Revised Standard Method

18th December 2020
By Christopher Roberts

During the summer of 2020, the Government launched a consultation on ‘Changes to the Current Planning System’. This included ‘radical’ proposals for a revised Standard Method for calculating housing need, which would have directed future housing growth to those local authorities where homes are least affordable. Meeting housing need on this basis would increase housebuilding, particularly (but not exclusively) in the South East of England and the Home Counties.

That may sound like a reasonable basis for planning for new homes, but is it a politically expedient one? No, it isn’t. At least, that seems to be the conclusion that the Government has now reached. The consultation elicited sustained, vocal and sometimes visceral, objections from local councillors and MPs outraged by the scale of housebuilding implied by the new figures. The proposed changes also reached the wider public-consciousness, as media outlets ran sensational stories about a ‘mutant algorithm’ and confused the proposals with wider reforms to the planning system.

So, fearing the prospect of both a collapse at May 2021’s local elections and future backbench rebellions, the Government has listened (or backed-down, depending on your perspective) and has essentially left the existing Standard Method unchanged, at least for the vast majority of local authorities. The 2014-based household projections will continue to form the baseline, a percentage uplift related to house price affordability will then apply, whilst any overall uplift will be subject to a 40% cap.

However, the 20 largest cities and urban centres will then be required to go one (major) step further, and apply an additional 35% uplift. As a result, London is expected to provide circa 93,500 new dwellings per annum. This is a tall order and given that average annual delivery in the capital was 33,000 homes (over the last 5 years), it is questionable whether simply increasing the housing target will actually make much difference on the ground.

Nonetheless, the renewed focus on the capital does somewhat explain Robert Jenrick’s prompt response to the Mayor of London’s letter, setting out his intent to adopt the new London Plan following months of hiatus. Tellingly, the Secretary of State’s recommended changes to the Plan seek to highlight the role that industrial land and densification can play in meeting housing need, thereby relieving boroughs of the “difficult position of facing the release of Green Belt or Metropolitan Open Land”.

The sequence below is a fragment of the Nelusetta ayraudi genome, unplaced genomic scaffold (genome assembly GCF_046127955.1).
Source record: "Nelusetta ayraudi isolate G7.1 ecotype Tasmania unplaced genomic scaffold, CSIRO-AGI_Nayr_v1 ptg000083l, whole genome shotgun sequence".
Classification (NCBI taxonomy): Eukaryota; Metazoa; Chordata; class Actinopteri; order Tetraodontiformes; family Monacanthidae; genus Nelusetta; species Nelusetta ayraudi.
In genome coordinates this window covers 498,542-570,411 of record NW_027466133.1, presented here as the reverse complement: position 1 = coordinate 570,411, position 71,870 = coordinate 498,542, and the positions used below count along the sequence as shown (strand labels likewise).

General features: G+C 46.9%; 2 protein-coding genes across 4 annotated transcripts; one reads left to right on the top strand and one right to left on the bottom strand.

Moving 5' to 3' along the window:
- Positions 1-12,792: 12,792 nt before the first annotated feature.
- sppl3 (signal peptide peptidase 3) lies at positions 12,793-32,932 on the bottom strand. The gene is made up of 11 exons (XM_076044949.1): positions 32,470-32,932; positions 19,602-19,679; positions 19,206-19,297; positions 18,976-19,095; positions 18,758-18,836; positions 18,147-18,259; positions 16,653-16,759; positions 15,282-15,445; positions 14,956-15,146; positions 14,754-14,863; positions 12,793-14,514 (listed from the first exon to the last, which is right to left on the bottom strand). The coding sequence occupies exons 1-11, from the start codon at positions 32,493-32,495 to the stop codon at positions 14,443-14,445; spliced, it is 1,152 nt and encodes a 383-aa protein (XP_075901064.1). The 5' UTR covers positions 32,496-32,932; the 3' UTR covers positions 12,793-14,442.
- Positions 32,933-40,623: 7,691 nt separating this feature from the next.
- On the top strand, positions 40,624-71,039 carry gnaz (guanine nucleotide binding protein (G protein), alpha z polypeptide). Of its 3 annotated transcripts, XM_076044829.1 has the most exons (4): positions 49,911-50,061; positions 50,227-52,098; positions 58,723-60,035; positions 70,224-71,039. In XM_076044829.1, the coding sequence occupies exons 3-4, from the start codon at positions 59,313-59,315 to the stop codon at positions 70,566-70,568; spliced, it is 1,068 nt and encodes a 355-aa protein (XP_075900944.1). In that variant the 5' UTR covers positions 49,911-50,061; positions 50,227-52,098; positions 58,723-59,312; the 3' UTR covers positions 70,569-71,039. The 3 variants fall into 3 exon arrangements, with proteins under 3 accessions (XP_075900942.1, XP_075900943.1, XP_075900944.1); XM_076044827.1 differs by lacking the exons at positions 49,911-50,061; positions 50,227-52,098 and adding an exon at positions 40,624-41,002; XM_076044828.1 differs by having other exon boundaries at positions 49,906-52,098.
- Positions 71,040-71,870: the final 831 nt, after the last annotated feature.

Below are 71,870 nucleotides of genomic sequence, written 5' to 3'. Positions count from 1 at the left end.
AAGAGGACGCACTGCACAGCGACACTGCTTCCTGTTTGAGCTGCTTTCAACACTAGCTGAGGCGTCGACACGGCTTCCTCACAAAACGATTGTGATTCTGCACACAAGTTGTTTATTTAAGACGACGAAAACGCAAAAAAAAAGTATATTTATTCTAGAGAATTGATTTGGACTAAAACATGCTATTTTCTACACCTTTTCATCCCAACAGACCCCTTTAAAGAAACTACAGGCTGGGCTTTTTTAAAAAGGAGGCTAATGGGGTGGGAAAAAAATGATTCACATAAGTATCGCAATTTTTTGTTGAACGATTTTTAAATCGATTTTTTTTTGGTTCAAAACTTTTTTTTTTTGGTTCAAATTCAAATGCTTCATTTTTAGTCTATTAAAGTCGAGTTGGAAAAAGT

Outside of London, the other great urban centres will also have to find new ways of meeting housing need. The Government contends that such areas should look to densification, height and the redevelopment of commercial land. Surely, it is no coincidence that the Government recently launched another consultation concerning proposed new permitted development rights, which would further derestrict the conversion of Class E premises to residential, thereby smoothing the path to wholesale redevelopment in some locations.

It is hard to argue that large cities are not (in theory) better-placed to provide residents with access to sustainable transport and public services, when compared to more rural locations. Yet, focusing new housing growth in urban areas will invariably bring challenges. Many of the twenty urban centres listed are located in the Midlands and the North of England, where viability concerns may impede the redevelopment of derelict or under-utilised sites. Other urban areas are limited by their tightly drawn administrative boundaries or are otherwise constrained by heritage and landscape sensitivities (Brighton and Hove for example).

Nothing in the updated Planning Practice Guidance or the Government’s response to the ‘Changes to the Current Planning System’ consultation, suggests that this new approach has been informed by an assessment of available urban capacity. Rather, it appears that a simple assumption has been made; town and city centres are losing their retail and office functions, and are therefore well-placed to replace shops and workplaces with homes. However, it is doubtful whether all of the twenty urban areas identified will be able to fully meet their increased housing need. So, the spectre of painful cross-boundary discussions looks likely to continue and the pressure to release greenfield and Green Belt land will continue unabated.

 
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